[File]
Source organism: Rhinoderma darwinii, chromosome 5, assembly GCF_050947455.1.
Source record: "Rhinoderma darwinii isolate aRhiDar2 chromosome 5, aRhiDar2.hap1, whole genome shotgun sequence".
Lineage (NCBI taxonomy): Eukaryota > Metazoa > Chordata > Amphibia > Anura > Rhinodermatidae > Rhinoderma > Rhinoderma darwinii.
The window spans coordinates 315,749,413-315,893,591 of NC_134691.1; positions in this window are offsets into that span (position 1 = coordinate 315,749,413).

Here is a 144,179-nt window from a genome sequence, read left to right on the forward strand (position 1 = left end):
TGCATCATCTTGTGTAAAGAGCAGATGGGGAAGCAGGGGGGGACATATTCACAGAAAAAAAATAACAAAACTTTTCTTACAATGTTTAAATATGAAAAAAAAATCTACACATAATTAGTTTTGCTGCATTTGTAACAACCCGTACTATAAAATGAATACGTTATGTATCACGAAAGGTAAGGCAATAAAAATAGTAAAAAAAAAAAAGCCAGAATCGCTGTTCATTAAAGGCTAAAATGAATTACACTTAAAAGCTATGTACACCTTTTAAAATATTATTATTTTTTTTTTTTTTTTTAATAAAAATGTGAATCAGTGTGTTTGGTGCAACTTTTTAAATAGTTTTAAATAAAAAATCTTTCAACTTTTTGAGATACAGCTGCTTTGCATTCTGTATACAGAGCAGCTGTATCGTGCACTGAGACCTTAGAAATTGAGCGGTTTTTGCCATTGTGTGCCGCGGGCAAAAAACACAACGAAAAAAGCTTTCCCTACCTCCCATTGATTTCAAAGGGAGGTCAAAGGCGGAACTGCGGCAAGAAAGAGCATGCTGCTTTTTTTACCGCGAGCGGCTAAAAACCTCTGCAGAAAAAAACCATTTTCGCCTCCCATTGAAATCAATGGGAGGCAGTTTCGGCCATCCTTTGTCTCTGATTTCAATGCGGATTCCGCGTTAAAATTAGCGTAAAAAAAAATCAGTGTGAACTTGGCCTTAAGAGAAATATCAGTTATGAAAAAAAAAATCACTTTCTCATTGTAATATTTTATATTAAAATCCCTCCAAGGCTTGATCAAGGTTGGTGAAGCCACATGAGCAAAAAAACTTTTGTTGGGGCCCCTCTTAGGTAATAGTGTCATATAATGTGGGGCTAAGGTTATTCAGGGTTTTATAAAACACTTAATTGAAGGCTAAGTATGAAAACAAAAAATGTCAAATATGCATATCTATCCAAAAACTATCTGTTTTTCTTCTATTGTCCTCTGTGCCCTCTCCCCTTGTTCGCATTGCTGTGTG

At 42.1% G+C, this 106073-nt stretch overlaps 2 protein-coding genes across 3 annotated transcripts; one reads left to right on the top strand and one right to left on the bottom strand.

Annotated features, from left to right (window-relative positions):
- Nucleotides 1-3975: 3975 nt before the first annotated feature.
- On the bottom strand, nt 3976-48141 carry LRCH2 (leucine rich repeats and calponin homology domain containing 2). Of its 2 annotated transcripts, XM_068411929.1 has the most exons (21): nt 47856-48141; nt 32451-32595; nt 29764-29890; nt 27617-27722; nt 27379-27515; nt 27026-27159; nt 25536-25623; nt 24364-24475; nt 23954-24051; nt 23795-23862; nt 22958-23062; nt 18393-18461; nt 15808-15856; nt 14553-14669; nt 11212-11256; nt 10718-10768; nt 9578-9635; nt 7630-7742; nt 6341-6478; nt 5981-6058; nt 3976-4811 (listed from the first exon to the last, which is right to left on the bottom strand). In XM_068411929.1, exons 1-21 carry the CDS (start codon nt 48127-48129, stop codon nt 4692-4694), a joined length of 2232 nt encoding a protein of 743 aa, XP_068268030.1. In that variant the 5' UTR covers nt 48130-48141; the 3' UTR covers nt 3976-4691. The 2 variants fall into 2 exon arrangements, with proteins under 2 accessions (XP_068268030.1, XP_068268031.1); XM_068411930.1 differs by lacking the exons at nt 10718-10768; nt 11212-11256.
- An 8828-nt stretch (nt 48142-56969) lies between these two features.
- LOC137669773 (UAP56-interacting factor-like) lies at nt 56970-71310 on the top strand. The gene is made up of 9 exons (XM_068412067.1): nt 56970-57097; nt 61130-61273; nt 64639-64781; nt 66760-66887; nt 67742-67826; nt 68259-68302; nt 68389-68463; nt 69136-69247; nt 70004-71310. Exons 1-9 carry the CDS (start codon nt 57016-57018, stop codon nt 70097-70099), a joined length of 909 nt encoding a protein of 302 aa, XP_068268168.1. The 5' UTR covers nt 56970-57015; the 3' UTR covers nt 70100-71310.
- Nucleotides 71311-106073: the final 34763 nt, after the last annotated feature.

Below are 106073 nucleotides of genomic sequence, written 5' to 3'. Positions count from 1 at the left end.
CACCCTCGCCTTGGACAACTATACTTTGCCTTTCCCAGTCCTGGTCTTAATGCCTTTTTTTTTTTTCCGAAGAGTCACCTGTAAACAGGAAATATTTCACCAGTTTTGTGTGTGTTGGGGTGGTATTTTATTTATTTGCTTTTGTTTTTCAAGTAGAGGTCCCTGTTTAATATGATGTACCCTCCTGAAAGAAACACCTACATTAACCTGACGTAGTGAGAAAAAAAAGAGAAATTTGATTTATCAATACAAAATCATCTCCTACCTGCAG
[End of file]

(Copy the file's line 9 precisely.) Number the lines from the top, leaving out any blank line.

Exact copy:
- Nucleotides 1-3975: 3975 nt before the first annotated feature.